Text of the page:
Correction to This Article
A March 21 Metro article about driving tests for older people misspelled the name of Capitol Hill resident Earl Godfrey.

Graham Bill Would Eliminate Tests for Older Motorists

By Yolanda Woodlee
Washington Post Staff Writer
Wednesday, March 21, 2007

Responding to e-mails, telephone calls and letters from senior citizens across the District, D.C. Council member Jim Graham introduced legislation yesterday that would eliminate written and road tests for drivers 75 and older.

Graham, who heard the seniors' complaints during a recent oversight hearing, said he saw no need for the additional tests enforced by the Department of Motor Vehicles started in May 2005. The regulation requires the special tests every five years when senior drivers' licenses are renewed. Drivers over 70 must also take vision and medical tests.

"It does pose a real burden for older drivers, whom I've heard from in great numbers," Graham said, discussing the written and road tests. "I'm not convinced that these tests serve a useful purpose." Graham said he had received dozens of complaints about the tests.

The proposed measure would replace a little-known 34-year-old law that states that older drivers "may" be required to take the tests. When motor vehicle officials reviewed the regulations, they decided to enforce the senior driver restrictions, some of the toughest in the country. New Hampshire and Illinois also require road tests for elderly drivers.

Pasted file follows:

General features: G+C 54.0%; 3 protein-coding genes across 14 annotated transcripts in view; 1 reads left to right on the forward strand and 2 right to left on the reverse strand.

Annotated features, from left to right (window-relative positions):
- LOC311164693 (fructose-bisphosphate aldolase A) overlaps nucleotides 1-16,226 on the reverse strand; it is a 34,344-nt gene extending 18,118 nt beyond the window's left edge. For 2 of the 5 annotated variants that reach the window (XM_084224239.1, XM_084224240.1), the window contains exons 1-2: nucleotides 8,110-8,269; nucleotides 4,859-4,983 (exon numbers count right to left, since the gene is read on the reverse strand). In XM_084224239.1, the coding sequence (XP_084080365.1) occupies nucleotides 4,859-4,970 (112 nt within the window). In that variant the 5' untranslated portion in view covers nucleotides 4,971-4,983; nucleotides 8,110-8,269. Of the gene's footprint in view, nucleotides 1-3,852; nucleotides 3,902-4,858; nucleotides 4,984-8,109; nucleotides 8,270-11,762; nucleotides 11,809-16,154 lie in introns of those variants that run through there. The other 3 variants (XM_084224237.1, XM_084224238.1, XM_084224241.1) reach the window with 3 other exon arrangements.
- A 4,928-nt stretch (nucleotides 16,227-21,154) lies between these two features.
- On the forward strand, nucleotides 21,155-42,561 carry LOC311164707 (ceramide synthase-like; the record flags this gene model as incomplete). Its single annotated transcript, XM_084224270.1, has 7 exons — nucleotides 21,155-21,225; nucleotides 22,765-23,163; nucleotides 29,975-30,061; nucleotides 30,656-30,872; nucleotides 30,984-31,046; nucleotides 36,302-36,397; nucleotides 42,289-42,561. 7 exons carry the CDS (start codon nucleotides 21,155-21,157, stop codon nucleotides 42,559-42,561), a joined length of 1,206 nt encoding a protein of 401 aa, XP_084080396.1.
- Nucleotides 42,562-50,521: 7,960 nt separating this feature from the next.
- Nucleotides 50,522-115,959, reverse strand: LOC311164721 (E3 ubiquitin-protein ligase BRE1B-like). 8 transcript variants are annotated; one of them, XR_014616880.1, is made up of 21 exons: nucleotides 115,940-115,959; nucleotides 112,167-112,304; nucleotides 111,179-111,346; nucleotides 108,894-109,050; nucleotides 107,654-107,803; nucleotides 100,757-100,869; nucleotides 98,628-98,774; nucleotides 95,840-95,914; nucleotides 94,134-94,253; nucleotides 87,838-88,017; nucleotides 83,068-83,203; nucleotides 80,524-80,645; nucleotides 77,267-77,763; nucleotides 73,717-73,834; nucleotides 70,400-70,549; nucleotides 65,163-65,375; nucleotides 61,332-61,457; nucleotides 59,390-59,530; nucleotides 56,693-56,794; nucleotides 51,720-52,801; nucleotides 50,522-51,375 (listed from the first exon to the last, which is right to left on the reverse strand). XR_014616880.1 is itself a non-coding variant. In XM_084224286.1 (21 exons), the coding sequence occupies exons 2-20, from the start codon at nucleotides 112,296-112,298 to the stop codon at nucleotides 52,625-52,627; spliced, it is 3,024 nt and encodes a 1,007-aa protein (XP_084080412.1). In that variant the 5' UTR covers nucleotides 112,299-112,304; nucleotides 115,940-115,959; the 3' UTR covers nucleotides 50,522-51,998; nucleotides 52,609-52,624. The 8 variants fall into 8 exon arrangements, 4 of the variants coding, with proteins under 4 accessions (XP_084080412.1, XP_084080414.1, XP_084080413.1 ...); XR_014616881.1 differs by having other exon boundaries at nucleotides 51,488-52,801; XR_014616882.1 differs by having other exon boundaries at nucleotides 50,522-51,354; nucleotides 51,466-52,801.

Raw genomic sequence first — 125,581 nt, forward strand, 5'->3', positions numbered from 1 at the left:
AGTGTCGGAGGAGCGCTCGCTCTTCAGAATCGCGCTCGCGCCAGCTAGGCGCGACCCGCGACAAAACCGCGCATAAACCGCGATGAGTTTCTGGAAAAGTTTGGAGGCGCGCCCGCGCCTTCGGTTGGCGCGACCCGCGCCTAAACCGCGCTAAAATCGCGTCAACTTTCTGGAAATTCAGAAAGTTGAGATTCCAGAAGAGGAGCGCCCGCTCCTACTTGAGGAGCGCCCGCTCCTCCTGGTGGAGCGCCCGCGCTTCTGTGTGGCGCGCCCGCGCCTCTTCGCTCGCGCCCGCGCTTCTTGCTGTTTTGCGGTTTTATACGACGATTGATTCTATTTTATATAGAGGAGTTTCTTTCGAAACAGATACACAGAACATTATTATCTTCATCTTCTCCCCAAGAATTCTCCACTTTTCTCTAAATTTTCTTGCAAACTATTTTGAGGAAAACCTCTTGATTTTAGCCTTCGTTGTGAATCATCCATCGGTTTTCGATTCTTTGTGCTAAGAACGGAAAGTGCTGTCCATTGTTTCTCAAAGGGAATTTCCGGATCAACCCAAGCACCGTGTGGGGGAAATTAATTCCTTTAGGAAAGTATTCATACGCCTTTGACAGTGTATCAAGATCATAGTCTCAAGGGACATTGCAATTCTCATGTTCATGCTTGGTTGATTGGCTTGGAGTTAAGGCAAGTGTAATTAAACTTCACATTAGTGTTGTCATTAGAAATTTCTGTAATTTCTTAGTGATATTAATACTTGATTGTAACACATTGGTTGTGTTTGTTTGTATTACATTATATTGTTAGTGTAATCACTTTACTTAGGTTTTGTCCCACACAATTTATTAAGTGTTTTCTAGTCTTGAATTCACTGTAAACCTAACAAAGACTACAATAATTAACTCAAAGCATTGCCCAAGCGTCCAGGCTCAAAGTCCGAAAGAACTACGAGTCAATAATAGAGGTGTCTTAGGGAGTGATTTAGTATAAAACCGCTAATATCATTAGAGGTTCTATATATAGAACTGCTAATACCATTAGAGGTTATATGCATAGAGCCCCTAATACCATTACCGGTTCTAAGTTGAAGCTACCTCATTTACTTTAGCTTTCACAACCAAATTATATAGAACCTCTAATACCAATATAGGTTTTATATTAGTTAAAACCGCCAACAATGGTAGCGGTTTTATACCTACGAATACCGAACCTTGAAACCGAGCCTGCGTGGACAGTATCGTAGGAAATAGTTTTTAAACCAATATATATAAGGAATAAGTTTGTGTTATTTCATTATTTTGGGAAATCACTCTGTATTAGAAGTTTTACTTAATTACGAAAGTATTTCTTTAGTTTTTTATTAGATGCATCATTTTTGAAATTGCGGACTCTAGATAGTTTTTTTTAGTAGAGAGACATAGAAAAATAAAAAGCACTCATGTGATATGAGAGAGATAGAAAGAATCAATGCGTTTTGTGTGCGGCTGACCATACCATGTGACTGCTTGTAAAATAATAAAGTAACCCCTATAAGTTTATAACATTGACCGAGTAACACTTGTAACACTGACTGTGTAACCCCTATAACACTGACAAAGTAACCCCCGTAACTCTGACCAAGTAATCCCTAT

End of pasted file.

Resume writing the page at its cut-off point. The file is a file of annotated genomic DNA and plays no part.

Elinor Ginzler, an AARP expert on older drivers, said consideration of the council bill is an opportunity for the District to address overall driver safety.

"We want reliable, functioning, effective research-based screens to determine whether someone is safe to be driving," Ginzler said. "We want it to happen throughout the life span."

Gloria K. Liebenson, just shy of 85, said she is delighted the city is reconsidering the law. She is scheduled to take the written test today.

"I am faced between now and April 6 with memorizing a whole laundry list of D.C. driving rules, very few of which I have ever observed Washington drivers adhere to," said Liebenson, who lives near American University. "I've been driving safely for over 60 years."

But not all older drivers are opposed to the special tests.

"I've been tested all my life," said Early Godfrey, 81, of Capitol Hill. "It's absolutely illogical not to want to know how you are doing. In this case, it's not only yourself that's going to be in danger, but it's all those other people."

© 2007 The Washington Post Company